Initially, both sides had limited data to support either claim regarding the impact or the effectiveness of the MDET. Now that eight years have passed since the enactment of the ACA, there are data that both sides could raise in the debate. Proponents can point to a 2014 survey of senior management that shows small- to mid-size companies did not make changes in response to the MDET. There has also been a significant corporate tax reduction that makes the burden of the tax less impactful than it did in 2014. Thus, for the proponents of the MDET, there appears little reason to repeal or revise the law. Advocates for repealing the MDET will point to the hundreds of millions that the MDET has purportedly cost the industry. They will also continue to argue that R&D investment and performance as well as job growth has been directly affected by the MDET. As with all moratoriums, it is the uncertainty that continues to give the industry pause. Advocates have argued that if the MDET were to be repealed, jobs would return, and investment would increase.
There are three likely outcomes of the MDET that could occur in the next two years: (1) enforcing the MDET; (2) maintaining the moratorium on enacting the MDET; or (3) repealing or revising the MDET. At this present time, it is unlikely that the 115th Congress will repeal the MDET. Advocates were unsuccessful introducing the bill before the Senate in August. Congressional recesses between now and the mid-term elections, and the appointment of a new Supreme Court justice, also make it unlikely that the Senate will vote to repeal the MDET by the end of the year. As a result, the MDET may remain an ever-present concern for the medical device industry for the foreseeable future.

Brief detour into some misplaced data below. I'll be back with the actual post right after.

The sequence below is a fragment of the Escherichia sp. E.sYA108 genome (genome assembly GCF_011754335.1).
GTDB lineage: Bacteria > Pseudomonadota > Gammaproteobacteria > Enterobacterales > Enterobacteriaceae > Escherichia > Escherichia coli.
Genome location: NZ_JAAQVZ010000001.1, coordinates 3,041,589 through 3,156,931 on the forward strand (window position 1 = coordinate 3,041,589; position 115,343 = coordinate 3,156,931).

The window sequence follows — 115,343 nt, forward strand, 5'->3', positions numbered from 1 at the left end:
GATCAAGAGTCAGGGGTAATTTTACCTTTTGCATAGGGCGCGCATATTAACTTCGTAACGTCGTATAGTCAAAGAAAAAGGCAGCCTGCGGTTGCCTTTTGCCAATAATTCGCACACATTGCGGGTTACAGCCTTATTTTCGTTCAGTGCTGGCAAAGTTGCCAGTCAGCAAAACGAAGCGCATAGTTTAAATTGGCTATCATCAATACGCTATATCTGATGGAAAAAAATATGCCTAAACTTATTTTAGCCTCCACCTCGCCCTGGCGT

I.R.S. Notice 2012-77 § 6(b), at 785.
 Prop. Treas. Reg. § 48.4191-2(a), 77 Fed. Reg. 6028, 6035 (Feb. 7, 2012).
 Medical Device Access and Innovation Protection Act, S. 17, 112th Cong. (as introduced in the Senate, Jan. 25, 2011), available at http:// www.gpo.gov/fdsys/pkg/BILLS-112s17is/pdf/BILLS-112s17is.pdf; Protect Medical Innovation Act of 2011, H.R. 436, 112th Cong. (as introduced in the House, Jan. 25, 2011), available at http://www.gpo.gov/fdsys/pkg/BILLS-112hr436ih/pdf/BILLS-112hr436ih.pdf.
 Letter from eighteen U.S. Democratic senators to Harry Reid, Majority Leader, U.S. Senate (Dec. 4, 2012), available at http://online.wsj.com/public/resources/documents/MedDeviceLetter12102012.pdf.
 Kensington A. Wolgamott, "No Longer Left to Their Own Devices: Evaluating the Non-Traditional Medical Device Excise Tax," 29 ND J. L. Ethics & Pub Pol'y 497, 519.
 Elizabeth M. Bolka, "The Medical Device Excise Tax: An Unfair Burden," 89 Ind. L.J. 1691, 1713 (2014).
 Lee, D., “Impact of the excise tax on firm R&D and performance in the medical device industry: Evidence from the Affordable Care Act,” Research Policy, 47, 854-871 (2018).
 Id. at 855.
 MassDevice Staff, "Medical Device Tax Would Mostly Hit the Biggest Firms," MedCity News (Mar. 24, 2010, 12:22 PM), http:// medcitynews.com/2010/03/medical-device-tax-would-mostly-target-the-biggest-companies/ (“The tax's impact on smaller firms might be more pronounced.”).
 Medical Devices News, "Half of Small to Mid-size companies make no changes in first year of medical device excise tax," Wolters Kluwer Health Law Daily, Feb. 13, 2014.